Why all healthtechs should put NHS interoperability first

As featured in the Journal of mHealth

With NHSE making interoperability a core priority for the future of digital health, medic and healthtech leader Dr Anas Nader explores the role startups have to play in making that happen.

From staff management solutions to diagnostic tech tools, technology is permeating every aspect of UK health and social care. This is a positive trend. Implemented well, technology has the power to provide significant support in tackling the challenges facing our healthcare service, such as record waiting lists and rising staff shortages, and to ensure better outcomes for staff and patients. However, a lack of interoperability threatens to undermine the potential of many of these promising tools, preventing them from working effectively alongside other NHS systems.

Interoperable technologies are those which allow information to be transferred seamlessly and securely between different systems. There are hundreds of different digital systems in use across the NHS, from organisational databases like the Electronic Staff Record (ESR) to the vast number of systems used for different prescription and referral services. The inability of a new tech solution to integrate and effectively communicate with any of these can hamper its impact and ultimately harm long-term adoption.

Lack of interoperability can typically be traced back to either a failure to prioritise it when building and scaling a new technology, or by an inability from legacy systems to enable fresh innovations to integrate with their existing systems. However, there is a growing awareness within the NHS that tech solutions are hamstrung by this lack of interoperability, with NHSE recently noting its desire to promote interoperability and boost collaboration. This represents a growing interest in contracting health tech solutions that can work with existing NHS systems.

If a technology is incompatible with other NHS systems, this increases the admin burden on already stretched staff. It’s estimated that one in three NHS workers are made less productive as a result of dealing with multiple systems. More time has to be spent manually transferring and re-entering data across different systems, intensifying the pressure on their already high workloads and increasing the risk of data errors being made. This can understandably cause frustration and often leads to these valuable healthtech tools failing to adequately meet the specific needs of users, causing disruption across the wider organisation.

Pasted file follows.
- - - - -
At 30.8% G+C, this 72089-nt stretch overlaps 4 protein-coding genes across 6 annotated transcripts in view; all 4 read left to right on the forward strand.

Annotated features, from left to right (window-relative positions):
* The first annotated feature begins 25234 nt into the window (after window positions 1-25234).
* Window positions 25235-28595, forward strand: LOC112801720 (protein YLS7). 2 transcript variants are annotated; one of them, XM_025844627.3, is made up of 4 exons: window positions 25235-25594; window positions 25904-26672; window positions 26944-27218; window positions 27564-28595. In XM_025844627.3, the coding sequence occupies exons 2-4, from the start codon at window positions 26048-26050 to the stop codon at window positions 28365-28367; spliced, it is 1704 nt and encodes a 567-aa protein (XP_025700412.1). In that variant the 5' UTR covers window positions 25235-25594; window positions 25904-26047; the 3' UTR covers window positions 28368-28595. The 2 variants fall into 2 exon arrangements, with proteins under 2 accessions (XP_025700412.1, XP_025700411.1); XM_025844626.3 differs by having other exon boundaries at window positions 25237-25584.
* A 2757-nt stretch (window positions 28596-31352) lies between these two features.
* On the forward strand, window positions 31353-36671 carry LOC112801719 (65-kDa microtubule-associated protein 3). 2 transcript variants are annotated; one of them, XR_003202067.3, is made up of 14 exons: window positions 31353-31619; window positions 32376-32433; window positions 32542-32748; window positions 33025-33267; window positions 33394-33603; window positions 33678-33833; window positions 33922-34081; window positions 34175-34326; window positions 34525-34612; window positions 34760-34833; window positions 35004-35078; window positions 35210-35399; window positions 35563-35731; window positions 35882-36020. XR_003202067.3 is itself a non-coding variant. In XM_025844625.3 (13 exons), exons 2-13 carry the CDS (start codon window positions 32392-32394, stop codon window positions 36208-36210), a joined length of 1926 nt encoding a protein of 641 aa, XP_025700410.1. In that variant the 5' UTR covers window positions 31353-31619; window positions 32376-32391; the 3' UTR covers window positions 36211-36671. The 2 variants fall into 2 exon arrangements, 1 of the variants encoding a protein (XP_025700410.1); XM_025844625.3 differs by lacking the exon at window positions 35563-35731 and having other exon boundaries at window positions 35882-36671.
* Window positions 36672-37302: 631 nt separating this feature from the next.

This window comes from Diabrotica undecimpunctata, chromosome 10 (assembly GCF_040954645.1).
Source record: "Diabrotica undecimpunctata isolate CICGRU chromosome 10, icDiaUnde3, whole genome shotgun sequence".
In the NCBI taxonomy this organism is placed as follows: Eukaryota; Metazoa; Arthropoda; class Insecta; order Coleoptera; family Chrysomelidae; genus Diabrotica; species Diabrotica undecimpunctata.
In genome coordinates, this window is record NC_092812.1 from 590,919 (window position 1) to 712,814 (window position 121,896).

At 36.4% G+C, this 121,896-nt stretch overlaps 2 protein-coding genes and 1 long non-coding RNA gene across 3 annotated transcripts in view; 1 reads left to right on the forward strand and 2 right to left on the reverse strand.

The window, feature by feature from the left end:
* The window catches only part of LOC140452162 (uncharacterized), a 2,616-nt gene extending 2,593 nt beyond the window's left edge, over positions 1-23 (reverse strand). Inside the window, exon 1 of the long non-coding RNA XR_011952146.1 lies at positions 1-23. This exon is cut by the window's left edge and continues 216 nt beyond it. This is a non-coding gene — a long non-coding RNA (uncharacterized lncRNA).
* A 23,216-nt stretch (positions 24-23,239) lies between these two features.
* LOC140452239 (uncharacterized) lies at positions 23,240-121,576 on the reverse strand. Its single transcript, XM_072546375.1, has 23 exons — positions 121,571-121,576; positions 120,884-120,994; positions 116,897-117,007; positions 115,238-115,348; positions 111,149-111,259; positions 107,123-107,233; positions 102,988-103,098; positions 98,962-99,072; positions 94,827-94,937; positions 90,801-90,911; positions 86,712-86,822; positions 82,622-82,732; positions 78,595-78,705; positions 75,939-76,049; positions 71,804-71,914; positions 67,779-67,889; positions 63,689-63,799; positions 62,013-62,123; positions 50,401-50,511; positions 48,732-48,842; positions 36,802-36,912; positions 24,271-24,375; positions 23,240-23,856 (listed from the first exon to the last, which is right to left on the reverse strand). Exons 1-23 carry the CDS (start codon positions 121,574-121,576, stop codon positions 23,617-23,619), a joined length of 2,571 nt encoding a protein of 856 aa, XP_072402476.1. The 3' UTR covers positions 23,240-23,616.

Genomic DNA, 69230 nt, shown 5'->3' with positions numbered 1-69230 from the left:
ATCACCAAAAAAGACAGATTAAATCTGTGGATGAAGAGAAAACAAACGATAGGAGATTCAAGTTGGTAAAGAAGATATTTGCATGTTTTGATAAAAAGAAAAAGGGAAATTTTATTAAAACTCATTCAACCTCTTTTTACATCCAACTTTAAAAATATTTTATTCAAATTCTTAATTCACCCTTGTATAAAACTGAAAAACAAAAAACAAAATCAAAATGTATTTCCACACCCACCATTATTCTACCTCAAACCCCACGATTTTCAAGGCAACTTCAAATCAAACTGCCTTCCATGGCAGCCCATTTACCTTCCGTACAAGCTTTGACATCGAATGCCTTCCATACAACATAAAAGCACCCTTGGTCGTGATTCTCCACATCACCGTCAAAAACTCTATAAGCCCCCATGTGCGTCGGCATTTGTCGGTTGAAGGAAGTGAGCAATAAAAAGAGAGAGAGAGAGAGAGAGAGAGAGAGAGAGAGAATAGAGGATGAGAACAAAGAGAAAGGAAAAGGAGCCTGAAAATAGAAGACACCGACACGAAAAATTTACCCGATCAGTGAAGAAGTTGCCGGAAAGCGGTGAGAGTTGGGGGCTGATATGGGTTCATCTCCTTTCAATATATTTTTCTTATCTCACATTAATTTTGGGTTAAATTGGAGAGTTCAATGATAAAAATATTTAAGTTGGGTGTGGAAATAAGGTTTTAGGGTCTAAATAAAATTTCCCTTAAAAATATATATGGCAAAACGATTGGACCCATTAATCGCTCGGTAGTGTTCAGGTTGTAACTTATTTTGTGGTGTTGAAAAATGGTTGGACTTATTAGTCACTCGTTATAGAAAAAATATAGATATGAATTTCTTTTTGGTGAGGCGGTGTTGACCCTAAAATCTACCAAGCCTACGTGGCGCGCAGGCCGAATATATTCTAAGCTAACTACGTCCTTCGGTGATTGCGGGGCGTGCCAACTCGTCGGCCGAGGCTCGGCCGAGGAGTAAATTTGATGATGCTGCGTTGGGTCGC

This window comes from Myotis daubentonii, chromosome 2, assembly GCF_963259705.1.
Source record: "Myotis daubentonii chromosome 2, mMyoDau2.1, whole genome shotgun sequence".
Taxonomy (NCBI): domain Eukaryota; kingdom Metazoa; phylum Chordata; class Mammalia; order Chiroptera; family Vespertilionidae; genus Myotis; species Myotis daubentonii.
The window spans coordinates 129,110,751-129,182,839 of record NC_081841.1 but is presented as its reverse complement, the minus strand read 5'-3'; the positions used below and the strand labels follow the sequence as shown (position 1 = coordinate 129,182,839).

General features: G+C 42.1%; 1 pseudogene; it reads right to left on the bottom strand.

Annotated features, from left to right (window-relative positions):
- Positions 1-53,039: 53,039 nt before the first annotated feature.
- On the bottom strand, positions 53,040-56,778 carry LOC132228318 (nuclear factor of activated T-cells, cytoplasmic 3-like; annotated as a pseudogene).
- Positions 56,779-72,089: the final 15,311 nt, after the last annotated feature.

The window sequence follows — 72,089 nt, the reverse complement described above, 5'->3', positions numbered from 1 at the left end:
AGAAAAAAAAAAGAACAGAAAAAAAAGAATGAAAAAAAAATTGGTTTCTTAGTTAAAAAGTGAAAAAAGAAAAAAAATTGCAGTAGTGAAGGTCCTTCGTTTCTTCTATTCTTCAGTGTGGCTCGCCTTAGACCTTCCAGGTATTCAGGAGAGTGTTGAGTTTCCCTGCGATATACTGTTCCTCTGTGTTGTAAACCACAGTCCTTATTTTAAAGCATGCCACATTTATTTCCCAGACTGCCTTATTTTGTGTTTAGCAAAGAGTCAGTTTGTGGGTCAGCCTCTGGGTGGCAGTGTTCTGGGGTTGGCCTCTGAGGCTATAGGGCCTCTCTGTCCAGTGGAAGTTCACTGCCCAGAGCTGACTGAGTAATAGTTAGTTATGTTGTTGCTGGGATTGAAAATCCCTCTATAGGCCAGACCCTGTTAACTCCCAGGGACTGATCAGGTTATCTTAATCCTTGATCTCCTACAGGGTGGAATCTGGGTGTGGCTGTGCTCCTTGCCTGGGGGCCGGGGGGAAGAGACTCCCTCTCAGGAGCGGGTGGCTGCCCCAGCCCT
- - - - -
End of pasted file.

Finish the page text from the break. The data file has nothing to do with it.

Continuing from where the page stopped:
Making interoperability a priority


For new and existing healthtech innovators, interoperability has to be an absolute priority. To be successfully implemented and impactful in the long-term, new healthtech solutions must be built with the capability to ‘speak to’ and share information with all the other systems that they may interact with, and legacy systems must do what they can to empower and enable this. Start-ups must also endeavour to make it as easy as possible for new market players to become interoperable with their own platforms or solutions.

From day one, this means working in close partnership with the NHS – and at every stage of product development – to ensure that the solution is built to accommodate and integrate with the systems already in use. Close collaboration helps you to truly understand the specific pain points that need to be overcome to achieve genuine interoperability, and to build in a way that stops these from becoming hurdles further down the line. It is essential for ensuring that your solution works in practice, and not just in theory.

It is also important to make sure that your solution doesn’t just work at one particular organisation or Trust. Following the formal introduction of ICSs last year, collaboration between multiple different layers of the NHS is more important than ever. Technology must therefore be primed to facilitate this.

Lastly, innovators must also ensure that they are providing a high level of support both during and after implementation, including championing and enabling future integrations with new or existing systems. This ongoing technical and service-led support is essential. The NHS is a fast-paced and ever-changing institution; offering continued support will help you to identify any changes that might be needed and make sure that your solution is interoperable with any new systems that are adopted along the way.

Healthtech solutions cannot exist in a vacuum. If we are to create effective solutions that work as intended within the NHS, innovators need to prioritise the interoperability of our technology and design products so that they can effectively integrate with each other. Meaningfully meeting the needs of the healthcare service requires tools that can be woven into the current infrastructure; ensuring frictionless adoption and delivering genuine, long-lasting impact.